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Updated 23rd April 2020
Yesterday, the Bronx Zoo announced that four additional tigers and three lions at their facility tested positive for the COVID-19 virus. This is in addition to the four-year-old female Malayan tiger that initially tested positive in early April. All the big cats are under veterinary care and are recovering well. The new positive cases were confirmed from fecal samples from the six previously suspected animals who also had signs of mild respiratory illness when Nadia was tested, and one additional tiger that did not.
While it appears that big cats can catch this disease from humans, there is no indication at this time that humans are at risk of catching this disease from big cats (or domestic cats). Our understanding of the virus that causes COVID-19 is still developing, as is our understanding of its potential impacts on animals, both wild and domestic. IFAW wildlife rehabilitation centers and partners are currently taking extra safety precautions with all animals under their care, but especially with species considered most at risk from this virus including big cats, great apes, and bats. We continue to monitor the situation and adapt protocols to ensure that all IFAW-supported animals receive the best possible care – now and always.
For additional information on the recent positive cases see the WCS Bronx Zoo press release:
7th April 2020
In late March, four tigers and three lions at the Bronx Zoo began displaying respiratory symptoms including a dry cough and wheezing, signaling a potential COVID infection. One of the cats, a 4-year old Malayan tiger named Nadia, was anesthetized for examination and sample collection. Samples were shipped to two different veterinary testing labs.
On April 4th, the USDA National Veterinary Services Laboratory confirmed that the tiger tested positive for the presence of SARS-Coronavirus-2, the virus that causes COVID-19. Nadia served as a representative of the entire group of affected cats, so that only one animal would need to be sedated, which can be highly risky for big cats. The assumption now is that all seven big cats have COVID-19. They all however appear to be recovering from the virus, with none of the other wild felids at the zoo showing any symptoms of the disease. It is currently believed that the cat(s) became infected from an asymptomatic keeper--likely while cleaning the cats’ exhibits, night houses, or handling other equipment used in their enclosures.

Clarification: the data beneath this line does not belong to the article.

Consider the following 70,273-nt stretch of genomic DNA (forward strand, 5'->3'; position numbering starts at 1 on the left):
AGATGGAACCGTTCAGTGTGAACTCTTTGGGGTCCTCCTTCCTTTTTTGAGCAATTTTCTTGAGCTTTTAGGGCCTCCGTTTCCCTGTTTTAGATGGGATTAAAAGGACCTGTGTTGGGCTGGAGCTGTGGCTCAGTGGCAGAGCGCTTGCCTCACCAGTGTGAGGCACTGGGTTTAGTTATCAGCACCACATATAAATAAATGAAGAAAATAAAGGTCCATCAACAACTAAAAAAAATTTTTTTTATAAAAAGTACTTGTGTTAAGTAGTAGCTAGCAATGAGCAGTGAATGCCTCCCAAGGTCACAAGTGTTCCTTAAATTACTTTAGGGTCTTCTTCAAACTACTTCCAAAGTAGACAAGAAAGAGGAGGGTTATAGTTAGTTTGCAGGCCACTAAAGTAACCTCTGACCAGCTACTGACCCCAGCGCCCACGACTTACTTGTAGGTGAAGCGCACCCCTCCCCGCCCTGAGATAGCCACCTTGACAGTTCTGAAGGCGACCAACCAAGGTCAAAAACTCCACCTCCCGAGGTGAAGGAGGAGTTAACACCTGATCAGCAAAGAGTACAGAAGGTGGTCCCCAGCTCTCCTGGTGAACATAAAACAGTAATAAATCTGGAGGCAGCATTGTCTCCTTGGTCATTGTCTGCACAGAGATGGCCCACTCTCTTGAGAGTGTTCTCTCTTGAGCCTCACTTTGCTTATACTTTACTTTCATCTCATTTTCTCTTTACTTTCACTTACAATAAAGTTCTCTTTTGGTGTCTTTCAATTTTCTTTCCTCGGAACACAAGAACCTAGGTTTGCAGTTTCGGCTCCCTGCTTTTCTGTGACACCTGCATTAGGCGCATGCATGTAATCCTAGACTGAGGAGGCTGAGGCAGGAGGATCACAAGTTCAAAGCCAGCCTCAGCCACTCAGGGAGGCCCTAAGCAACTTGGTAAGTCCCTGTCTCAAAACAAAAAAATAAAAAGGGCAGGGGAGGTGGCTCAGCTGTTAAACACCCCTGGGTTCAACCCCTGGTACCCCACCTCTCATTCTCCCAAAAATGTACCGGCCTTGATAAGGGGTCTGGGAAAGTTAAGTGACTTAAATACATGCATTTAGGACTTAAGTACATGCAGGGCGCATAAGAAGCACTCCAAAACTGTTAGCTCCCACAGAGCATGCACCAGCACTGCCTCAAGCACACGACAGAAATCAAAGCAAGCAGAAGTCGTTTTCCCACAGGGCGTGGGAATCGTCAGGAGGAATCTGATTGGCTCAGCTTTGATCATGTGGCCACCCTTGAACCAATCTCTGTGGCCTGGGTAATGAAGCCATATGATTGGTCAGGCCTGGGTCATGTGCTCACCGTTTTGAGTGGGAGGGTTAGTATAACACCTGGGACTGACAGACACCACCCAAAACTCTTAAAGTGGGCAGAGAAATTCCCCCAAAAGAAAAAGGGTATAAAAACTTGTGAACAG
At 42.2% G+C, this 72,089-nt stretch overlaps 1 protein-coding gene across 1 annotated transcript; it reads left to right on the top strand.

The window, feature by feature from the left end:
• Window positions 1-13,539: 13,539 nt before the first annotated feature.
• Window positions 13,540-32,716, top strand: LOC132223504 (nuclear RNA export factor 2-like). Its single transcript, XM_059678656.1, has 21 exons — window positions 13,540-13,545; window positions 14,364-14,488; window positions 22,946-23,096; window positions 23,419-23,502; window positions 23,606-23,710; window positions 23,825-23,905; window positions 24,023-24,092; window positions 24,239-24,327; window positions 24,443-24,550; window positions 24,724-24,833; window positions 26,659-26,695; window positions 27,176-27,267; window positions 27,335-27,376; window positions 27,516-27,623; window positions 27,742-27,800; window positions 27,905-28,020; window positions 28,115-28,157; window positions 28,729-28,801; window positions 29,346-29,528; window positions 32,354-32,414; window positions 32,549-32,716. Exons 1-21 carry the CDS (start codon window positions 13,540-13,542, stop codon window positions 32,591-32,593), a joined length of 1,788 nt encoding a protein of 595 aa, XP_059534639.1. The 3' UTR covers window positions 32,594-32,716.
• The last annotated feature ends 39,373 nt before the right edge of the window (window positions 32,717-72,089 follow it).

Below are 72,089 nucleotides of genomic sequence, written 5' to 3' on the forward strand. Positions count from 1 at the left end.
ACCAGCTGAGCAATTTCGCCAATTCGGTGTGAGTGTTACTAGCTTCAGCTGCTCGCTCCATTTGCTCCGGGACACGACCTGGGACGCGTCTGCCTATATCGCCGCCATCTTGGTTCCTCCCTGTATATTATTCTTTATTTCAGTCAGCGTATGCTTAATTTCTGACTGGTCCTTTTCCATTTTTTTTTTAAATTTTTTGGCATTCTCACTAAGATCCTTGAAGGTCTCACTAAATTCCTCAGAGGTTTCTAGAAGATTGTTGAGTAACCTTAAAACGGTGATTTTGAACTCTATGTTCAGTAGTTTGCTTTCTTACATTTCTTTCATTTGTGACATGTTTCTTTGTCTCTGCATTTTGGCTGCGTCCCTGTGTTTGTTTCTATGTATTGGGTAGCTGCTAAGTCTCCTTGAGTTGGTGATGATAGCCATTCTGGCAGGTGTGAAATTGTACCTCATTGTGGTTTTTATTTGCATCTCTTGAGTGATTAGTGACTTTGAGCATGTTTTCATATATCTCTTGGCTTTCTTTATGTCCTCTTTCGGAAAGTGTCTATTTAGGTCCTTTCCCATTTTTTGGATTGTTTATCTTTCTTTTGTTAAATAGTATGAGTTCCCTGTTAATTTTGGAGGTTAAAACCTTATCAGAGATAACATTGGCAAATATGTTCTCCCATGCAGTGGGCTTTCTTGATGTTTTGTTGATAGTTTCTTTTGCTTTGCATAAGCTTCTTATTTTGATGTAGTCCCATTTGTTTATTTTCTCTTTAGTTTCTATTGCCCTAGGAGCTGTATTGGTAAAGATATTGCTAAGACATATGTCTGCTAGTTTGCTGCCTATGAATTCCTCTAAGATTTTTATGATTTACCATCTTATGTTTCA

Important to note from this case:
1) There is no evidence that wild or domestic cats can transmit the virus to people and the CDC recommends using the same common-sense hygiene practices that you always follow with your pets, including washing your hands after handling animal food or waste, and cleaning up after them;
2) The cats are now recovering and no other wild cats at the zoo appear to have been infected.
3) The disease is likely not highly contagious for pets. Despite the 1.2 million COVID-19 positive humans in the world, there are only 4 known cases of natural infections known in pets (and one in a managed-care tiger).
4) This is the first confirmed non-human COVID-19 case in the United States, though thousands of domestic cats have already been tested.
5) Domestic cats are very different from wild cats. For example, certain viral infections, like Canine Distemper, can cause severe and even fatal disease in big cats but have no effect on domestic cats. It is thus possible that tigers and other big cats are more susceptible to this virus than domestic cats.
6) IFAW’s animal rescue teams are staying on top of all developments related to COVID-19 in both wild and domestic animals. Before and during the pandemic, our teams and partners have followed international best practices to prevent the spread of zoonotic infections between humans and animals. With this latest development we are advising them on additional precautions to put in place to protect vulnerable wild populations, particularly wild cats and apes, from becoming infected with COVID-19.
7) IFAW is also reaching out to partners affected by the economic downturn to ensure that vulnerable communities have the resources available to keep their pets with them despite financial hardship, and that wild animal sanctuaries and rehabilitation facilities have the resources needed to keep both staff and animals safe.
For additional information, please visit:
United States Department of Agriculture
University of Illinois College of Veterinary Medicine
Centers for Disease Control & Prevention
World Organisation for Animal Health